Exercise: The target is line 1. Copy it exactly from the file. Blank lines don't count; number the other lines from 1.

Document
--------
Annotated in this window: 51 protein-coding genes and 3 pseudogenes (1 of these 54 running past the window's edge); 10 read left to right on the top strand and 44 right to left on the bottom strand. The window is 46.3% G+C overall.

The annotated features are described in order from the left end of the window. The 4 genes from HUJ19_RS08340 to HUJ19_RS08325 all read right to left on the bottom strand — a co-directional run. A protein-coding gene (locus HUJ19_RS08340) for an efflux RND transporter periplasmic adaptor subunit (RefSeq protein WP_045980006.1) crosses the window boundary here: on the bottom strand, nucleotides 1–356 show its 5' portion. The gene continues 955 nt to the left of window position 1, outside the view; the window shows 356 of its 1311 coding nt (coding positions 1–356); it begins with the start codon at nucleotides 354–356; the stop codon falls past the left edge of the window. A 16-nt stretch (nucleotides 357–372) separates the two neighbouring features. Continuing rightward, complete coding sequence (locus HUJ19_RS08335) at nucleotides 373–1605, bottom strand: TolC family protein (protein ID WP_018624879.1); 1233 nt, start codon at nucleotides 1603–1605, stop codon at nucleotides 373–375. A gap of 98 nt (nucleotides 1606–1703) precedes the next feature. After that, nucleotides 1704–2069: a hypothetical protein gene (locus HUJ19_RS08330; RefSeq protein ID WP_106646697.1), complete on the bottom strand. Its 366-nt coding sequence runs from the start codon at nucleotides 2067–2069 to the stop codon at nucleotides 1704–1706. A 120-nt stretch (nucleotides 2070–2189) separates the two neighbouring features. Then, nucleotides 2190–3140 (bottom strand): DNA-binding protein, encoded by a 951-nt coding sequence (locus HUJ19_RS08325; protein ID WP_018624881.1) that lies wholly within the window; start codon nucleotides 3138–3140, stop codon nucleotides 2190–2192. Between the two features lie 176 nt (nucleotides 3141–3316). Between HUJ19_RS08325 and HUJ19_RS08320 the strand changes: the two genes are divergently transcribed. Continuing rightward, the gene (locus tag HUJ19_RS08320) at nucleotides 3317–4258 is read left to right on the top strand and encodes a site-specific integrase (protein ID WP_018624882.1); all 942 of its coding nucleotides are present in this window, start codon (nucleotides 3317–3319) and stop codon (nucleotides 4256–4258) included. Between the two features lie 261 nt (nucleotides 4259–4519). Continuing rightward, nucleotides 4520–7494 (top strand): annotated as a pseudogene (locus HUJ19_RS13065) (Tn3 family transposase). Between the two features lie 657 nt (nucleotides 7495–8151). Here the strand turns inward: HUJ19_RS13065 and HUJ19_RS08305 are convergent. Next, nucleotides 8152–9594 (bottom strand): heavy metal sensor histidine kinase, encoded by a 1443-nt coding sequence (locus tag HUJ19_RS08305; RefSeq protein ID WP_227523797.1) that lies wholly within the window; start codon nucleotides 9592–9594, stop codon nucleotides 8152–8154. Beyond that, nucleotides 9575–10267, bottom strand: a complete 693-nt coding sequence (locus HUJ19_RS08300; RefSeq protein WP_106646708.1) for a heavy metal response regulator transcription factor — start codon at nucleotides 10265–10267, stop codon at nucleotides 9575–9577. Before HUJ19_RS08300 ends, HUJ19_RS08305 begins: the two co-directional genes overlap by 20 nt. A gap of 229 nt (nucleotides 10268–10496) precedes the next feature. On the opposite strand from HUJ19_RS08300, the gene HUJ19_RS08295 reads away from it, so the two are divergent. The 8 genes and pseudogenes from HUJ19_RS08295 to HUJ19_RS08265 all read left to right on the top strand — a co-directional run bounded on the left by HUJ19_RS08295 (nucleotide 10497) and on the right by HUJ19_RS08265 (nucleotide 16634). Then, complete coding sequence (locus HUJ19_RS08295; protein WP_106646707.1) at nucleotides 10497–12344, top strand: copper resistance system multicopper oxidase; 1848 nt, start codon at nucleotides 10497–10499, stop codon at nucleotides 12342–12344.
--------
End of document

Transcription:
Annotated in this window: 51 protein-coding genes and 3 pseudogenes (1 of these 54 running past the window's edge); 10 read left to right on the top strand and 44 right to left on the bottom strand. The window is 46.3% G+C overall.